The beer tournament

There is an annual open in France each year, known as “the wine tournament“, where the first prize is the winner’s body weight in wine (don’t ask me how he is supposed to transport his prize home – maybe the organisers include the cost of shipping in the prize…). Ireland’s Bunratty weekend open does not actually pay its prizes out in the form of Guinness, but I think it fair to say that  alcohol plays rather a large part in proceedings. With the hospitality for which they are famous, the Irish aim to ensure that the visitors enjoy themselves, regardless of the result. The bar never shuts, and, to allow the players to make maximum use of this without risking precious rating points, the event is not FIDE rated.

The formula has proved hugely successful, and this year’s event, played over this past weekend, attracted what must surely be the strongest field for a weekender anywhere in Western Europe. The field consisted of no fewer than ten GMs, headed by Adams and Short, plus a further eight IMs. The eventual result was a threeway tie for first between Adams, Short and Jones, with the first-named winning a blitz playoff, to take the trophy. Nigel Short was close to taking outright first place, having missed a win against Jones in the final round.

Along the way, there were a few accidents, presumably many of them at least partly alcohol-induced. French-resident GM Istratescu defaulted against Jones on Sunday morning, after turning up a few minutes after the 30-minute grace period. My sources tell me he had been “networking”  with the organisers until 4.30 Sunday morning. And in the final round, there were some splendid games. Short – Jones opened 1.e4 c5 2. b3 g6 3.Bb2 Nf6 4.Qf3 Bg7 5.e5 Ng8 6.e6 Nf6 7.exf7+ Kxf7 8. g4. As I said above, Short played a powerful attacking game and should have won. But pride of place in the final round went to the game Williams – Arkell, where the effects of a hard weekend were perhaps a little too visible:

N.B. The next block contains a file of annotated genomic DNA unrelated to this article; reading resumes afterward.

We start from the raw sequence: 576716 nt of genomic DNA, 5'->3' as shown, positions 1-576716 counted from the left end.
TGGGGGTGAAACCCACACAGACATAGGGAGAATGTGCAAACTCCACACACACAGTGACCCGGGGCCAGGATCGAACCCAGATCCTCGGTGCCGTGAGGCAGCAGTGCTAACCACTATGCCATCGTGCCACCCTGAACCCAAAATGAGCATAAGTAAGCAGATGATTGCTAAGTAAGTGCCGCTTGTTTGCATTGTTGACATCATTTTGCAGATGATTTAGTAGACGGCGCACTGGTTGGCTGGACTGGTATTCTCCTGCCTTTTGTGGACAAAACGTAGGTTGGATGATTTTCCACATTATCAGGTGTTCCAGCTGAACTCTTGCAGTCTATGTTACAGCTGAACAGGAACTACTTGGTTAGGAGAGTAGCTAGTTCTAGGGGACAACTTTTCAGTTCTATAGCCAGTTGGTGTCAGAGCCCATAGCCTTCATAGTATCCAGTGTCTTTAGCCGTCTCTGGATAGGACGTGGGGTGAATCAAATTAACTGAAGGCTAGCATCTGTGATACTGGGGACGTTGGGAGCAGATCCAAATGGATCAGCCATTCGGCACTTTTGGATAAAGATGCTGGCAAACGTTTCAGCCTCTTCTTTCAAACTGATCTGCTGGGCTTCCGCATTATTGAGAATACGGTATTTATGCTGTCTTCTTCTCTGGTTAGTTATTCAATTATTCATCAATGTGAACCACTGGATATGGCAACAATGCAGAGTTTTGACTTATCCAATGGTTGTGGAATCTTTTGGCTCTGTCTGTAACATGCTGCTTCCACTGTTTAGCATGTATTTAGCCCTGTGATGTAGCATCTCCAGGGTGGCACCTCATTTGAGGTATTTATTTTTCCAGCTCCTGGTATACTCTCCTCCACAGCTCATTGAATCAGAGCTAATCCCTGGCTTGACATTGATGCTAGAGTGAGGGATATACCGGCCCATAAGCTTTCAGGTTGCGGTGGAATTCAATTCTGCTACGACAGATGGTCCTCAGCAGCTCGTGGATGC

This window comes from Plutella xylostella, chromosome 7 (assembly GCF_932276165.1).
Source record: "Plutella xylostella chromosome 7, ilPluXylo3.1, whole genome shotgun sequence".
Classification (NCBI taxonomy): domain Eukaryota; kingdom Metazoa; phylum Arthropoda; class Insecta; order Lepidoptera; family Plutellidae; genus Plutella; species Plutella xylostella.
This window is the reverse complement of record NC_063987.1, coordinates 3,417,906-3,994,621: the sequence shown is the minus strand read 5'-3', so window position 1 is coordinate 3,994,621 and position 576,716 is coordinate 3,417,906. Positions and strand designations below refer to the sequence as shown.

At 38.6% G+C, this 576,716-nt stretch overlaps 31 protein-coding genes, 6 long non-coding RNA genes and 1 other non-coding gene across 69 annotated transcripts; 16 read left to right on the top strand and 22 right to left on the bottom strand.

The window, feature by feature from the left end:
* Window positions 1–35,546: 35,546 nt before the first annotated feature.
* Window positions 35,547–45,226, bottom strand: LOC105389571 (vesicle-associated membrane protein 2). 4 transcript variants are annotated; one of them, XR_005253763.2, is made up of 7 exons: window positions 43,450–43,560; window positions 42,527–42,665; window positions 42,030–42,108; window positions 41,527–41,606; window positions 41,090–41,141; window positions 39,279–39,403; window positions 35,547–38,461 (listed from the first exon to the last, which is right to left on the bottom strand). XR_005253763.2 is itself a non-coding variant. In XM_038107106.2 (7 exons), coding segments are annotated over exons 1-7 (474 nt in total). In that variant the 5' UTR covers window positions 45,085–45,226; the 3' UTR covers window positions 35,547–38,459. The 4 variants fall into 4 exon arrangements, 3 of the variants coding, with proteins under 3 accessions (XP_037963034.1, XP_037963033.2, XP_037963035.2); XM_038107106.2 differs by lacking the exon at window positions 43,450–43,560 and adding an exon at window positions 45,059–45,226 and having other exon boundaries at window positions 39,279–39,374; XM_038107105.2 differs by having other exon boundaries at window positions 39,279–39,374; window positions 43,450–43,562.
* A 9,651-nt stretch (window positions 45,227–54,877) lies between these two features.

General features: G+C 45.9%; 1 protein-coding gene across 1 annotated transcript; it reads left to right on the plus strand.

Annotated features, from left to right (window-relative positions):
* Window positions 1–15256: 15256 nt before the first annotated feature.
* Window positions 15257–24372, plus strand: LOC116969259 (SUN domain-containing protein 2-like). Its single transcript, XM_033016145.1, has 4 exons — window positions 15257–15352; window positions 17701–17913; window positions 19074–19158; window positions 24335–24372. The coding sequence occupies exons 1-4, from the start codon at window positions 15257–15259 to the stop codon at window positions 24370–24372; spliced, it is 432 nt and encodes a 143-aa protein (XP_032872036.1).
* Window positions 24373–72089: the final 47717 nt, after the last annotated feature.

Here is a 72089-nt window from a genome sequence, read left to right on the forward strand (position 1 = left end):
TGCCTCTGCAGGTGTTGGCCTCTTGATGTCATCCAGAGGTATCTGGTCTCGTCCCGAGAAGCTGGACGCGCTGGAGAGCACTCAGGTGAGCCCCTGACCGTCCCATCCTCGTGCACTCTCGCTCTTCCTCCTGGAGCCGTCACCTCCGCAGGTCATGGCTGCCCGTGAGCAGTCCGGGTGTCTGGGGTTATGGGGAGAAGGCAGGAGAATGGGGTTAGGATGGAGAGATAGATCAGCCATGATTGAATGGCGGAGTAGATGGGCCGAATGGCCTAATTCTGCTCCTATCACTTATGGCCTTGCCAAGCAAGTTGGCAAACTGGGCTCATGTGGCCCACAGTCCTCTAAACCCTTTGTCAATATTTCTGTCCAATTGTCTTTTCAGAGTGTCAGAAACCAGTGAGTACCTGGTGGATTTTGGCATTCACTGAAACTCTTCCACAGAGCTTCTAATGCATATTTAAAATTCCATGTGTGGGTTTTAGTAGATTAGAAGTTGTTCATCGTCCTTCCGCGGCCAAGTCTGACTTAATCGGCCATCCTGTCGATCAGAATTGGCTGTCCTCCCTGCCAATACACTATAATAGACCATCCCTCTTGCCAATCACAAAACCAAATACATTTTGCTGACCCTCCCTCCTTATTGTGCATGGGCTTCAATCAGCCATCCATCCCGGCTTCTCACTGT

[Event “Bunratty Chess Festival”]

[White “Williams, Simon K”]

[Black “Arkell, Keith C”]

1. d4 Nf6 2. c4 e6 3. Nf3 Bb4+ 4. Nc3 c5 5. g3 Ne4 6. Qd3 cxd4 7. Nxd4 Qa5 8.Nb3 Nxc3 9. bxc3 Bxc3+ 10. Kd1 Qb4 11. Rb1 Bf6 12. g4 Qc3 13. Qe4 Qe5 14. Qg2 

Not exactly an everyday position from grandmaster play. Coincidentally, around this same moment, Short’s queen took up residence on g2, in his game with Jones. This gave the splendid spectacle of two fianchettoed white queens on the display boards, with the white players boasting a combined FIDE rating of around 5200!
14…Qd6+ 15. Bd2 Qa3 16. g5 Be7 17. h4 Nc6 18. Rh3 Qa4 19. h5 d5 20. Rc3 d4 21. Rd3 e5 22. g6 fxg6 23. Bg5 Bxg5 24. Qxg5 Bf5

All good creative stuff by Simon, but the ruthless (and alcohol-free) Fritz is stubbornly unimpressed. As readers of this blog will know, Shakespearean quotes have recently been a topic here. Looking at the diagram position,  though, it was not The Bard who came to my mind, but the words of John Wilmot, Earl of Rochester:

All this to love and rapture’s due.

Must we not pay a debt to pleasure too?

25. Bh3 Bxd3 26. exd3 O-O 27. hxg6 Rf6 28. gxh7+ Kh8 29. Rb2 Raf8 30. Ke1 Qb4+ 31. Qd2 Rxf2 0-1

I think I may have to make a trip to Bunratty myself next year….

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